top of page

Joe Lane enters NL Hockey Hall of Fame

From left: Jack Lee, Immediate Past President of Hockey NL; Joe Lane; Dr. Jared Butler, President of Hockey NL . – Submitted photo

By Jaymie White Local Journalism Initiative Reporter

PORT AUX BASQUES — Joe Lane has been a fixture in Port aux Basques Minor Hockey for over 40 years. His roles have run the gamut from coaching to officiating to serving on the executive, and as a result Lane has left a lasting impact on the minor hockey community not just locally but throughout the province.

Lane has been the recipient of numerous awards and honours over his exceptional career, including Hockey NL’s Brian Wakelin Award as Provincial Executive of the Year, the Ray Bowe Officiating Award, the naming of the Joe Lane Multipurpose Room in the Bruce II, and on Nov. 5 he was honoured again when he was inducted into the Newfoundland and Labrador Hockey Hall of Fame.

“Hockey NL put off an amazing ceremony. It was well-organized, emotional and overwhelming. With all the inductees there, listening to the speeches, it’s still a bit surreal,” said Lane a couple of weeks later.

The process begins with a nomination before going to a committee for review and possible induction. Lane was nominated by MHA Andrew Parsons (Burgeo-LaPoile).

“I wasn’t expecting it. It was a bit surreal,” said Lane. “I’m humbled and honoured to receive such a prestigious award. It’s the pinnacle of awards for Hockey Newfoundland and Labrador. It’s the highest award you can get, being inducted into the Hockey Hall of Fame. I’ve been fortunate through my years of volunteering to receive many awards at national, local, and provincial levels, and I’m thankful for each and every one of them, but the Hockey Hall of Fame is the pinnacle.”

Lane’s passion for the game was what motivated him through his decades of involvement with minor hockey.

“I’ve been involved with coaching and the executive level for 40 years, and I’ve been involved with the officiating program for 32 years. It’s a lot of years volunteering and you don’t do it for the awards, you do it for the love of the game, for something to pass over to the kids,” said Lane. “Players and officials, you teach them strong character traits like teamwork, respect, dedication, and hard work, and that’s lifelong characteristics that kids get to carry forward into their future endeavours.”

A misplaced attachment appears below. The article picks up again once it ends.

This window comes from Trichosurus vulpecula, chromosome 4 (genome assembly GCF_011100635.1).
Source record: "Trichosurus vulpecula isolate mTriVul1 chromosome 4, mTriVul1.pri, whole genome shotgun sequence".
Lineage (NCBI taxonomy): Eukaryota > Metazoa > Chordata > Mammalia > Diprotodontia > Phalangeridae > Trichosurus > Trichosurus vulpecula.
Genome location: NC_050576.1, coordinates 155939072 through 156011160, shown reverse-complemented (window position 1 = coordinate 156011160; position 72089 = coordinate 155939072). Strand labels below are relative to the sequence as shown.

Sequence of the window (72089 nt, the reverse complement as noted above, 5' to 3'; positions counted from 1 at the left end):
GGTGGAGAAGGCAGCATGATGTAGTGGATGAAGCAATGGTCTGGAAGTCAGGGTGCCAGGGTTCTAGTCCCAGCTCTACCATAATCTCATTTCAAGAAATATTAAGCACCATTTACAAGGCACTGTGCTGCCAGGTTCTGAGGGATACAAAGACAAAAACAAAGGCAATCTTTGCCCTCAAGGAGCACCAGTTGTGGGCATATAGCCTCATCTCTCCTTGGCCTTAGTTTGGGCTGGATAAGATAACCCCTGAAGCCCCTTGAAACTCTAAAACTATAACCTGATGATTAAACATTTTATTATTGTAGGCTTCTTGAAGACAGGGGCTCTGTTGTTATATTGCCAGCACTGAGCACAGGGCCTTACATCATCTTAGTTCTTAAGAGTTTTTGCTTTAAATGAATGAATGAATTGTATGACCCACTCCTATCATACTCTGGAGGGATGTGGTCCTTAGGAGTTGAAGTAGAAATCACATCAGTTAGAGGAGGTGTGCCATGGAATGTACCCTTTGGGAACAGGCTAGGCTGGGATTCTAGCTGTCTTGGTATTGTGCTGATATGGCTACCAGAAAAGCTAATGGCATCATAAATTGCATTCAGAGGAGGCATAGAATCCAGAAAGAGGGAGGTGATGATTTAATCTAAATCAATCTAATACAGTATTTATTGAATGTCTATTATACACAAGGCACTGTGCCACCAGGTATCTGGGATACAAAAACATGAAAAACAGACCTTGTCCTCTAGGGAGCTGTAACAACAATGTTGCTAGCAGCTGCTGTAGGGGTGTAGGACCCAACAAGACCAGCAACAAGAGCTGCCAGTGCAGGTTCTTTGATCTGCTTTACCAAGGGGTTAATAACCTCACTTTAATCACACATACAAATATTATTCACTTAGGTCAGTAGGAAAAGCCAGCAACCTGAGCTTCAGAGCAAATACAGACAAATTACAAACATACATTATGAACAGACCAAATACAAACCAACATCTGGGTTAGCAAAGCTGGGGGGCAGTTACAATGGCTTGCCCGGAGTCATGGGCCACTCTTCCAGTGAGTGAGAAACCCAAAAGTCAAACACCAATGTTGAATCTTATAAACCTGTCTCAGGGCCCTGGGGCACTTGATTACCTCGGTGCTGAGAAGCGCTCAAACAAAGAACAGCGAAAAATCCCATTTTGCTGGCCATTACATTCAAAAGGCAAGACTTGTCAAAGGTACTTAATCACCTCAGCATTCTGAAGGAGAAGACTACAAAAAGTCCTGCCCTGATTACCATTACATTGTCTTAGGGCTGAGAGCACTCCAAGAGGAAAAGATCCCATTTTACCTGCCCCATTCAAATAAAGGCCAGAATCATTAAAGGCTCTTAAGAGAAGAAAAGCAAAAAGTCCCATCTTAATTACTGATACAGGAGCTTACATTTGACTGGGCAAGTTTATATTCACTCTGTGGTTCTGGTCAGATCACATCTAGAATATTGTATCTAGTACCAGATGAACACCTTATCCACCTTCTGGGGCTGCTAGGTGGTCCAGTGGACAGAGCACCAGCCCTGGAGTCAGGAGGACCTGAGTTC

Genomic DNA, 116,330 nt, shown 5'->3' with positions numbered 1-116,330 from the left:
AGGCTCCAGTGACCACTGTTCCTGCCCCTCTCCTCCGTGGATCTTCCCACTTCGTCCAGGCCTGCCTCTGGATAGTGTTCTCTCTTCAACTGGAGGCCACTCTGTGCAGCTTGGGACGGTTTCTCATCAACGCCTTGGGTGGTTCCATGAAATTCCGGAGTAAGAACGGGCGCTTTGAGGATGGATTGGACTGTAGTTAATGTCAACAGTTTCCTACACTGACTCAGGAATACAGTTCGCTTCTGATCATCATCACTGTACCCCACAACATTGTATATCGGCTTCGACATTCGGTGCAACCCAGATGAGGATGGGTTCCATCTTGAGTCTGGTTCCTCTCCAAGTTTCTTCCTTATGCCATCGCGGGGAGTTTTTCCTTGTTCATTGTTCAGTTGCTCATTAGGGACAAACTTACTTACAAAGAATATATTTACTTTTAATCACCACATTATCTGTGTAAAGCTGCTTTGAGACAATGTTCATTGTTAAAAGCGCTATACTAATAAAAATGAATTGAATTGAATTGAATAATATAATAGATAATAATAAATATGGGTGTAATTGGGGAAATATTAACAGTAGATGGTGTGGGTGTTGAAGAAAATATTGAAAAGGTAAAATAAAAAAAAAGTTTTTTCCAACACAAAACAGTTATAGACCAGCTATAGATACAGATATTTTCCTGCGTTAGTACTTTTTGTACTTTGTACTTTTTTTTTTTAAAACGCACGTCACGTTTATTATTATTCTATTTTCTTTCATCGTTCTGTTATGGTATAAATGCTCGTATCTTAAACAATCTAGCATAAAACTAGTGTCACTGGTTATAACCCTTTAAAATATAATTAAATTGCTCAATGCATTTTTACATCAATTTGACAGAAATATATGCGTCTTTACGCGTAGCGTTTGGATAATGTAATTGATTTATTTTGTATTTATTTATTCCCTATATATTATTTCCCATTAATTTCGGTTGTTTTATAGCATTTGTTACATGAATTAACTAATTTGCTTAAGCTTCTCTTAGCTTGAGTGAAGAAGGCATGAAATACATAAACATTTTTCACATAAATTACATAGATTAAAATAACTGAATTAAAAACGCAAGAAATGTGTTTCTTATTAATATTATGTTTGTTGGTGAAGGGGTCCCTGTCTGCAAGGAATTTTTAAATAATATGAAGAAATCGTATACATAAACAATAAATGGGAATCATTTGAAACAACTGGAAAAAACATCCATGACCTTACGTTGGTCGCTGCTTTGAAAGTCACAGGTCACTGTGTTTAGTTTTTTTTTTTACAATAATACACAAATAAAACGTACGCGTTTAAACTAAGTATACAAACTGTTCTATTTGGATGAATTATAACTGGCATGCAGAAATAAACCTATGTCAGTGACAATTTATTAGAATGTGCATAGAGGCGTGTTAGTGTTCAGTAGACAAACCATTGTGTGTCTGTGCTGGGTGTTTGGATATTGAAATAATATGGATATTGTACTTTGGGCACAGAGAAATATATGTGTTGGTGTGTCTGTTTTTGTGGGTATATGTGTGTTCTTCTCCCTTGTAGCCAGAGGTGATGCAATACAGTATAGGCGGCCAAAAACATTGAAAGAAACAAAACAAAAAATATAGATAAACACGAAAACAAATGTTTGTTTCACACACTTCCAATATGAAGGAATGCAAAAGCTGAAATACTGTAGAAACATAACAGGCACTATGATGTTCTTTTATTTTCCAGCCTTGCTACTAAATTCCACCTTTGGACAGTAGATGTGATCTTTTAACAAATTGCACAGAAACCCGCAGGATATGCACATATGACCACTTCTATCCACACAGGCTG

Lane had people to guide him as he made his way through minor hockey.

“I’ve had coaches and mentors at all levels of the game, from the time I played up to my executive level days, my coaching days, my officiating days, and they all paid it forward to me. They did it for me, so I pay it forward for others so they can enjoy the game. If we all pay it forward, the future of the game will be good down the road.”

A real source of pride and satisfaction for Lane doesn’t come from the accolades he receives, but from watching those he has helped continue to pay it forward.

“What makes me proud is, when I walk into the rink today, I’m seeing many past players and officials that I coached and mentored. They’re at the rink now doing it for others, what I did for them, and that’s the thing that makes me happy, knowing that someone gave to me, and I had an opportunity to give back and the ones I coached and mentored are giving it back.”

Being a role model and mentor for the youth in hockey is something Lane takes seriously.

“When you walk into the rink in the morning and you see a novice kid score their first goal, it just does something to you. It makes you feel so excited for them,” said Lane. “We impact their lives. As volunteers we’ve got to be a positive impact in their lives because sometimes that’s their only outlet. A kid going to the rink for a game of hockey, that may be their outlet for the day. That’s something I take seriously. If you’re going to impact a life, you better have a positive influence.”

Lane has also seen many changes with the sport itself.

“The game has changed. The whole concept of the game, kids are faster, and hockey now is getting at higher levels. There’s more emphasis put on officiating. They have programs for excellence now. Everybody is just moving along,” said Lane. “Hockey is a game that changes from moment to moment, with different personalities in the game, and it’s such a quick game so things change all the time with it.”

Lane is still quite involved with Minor Hockey and won’t be slowing down either.

“Presently, I’m still the Western Zone Coordinator for Hockey NL for officials. I’m still doing hockey clinics and supervising, still working at that part of it, and coaching I backed off on that, but who knows, maybe I’ll go back to it, but I still have a lot on my plate. It’s a busy part of the season for us, doing our clinics right now, trying to get officials all certified again, and that keeps me busy around this time.”

If Lane has a wish left, it’s not for another accolade or award.

“I’d give it all back if I could have this town to where it was before (Hurricane) Fiona,” said Lane. “It certainly impacted our town.”

0 views0 comments
bottom of page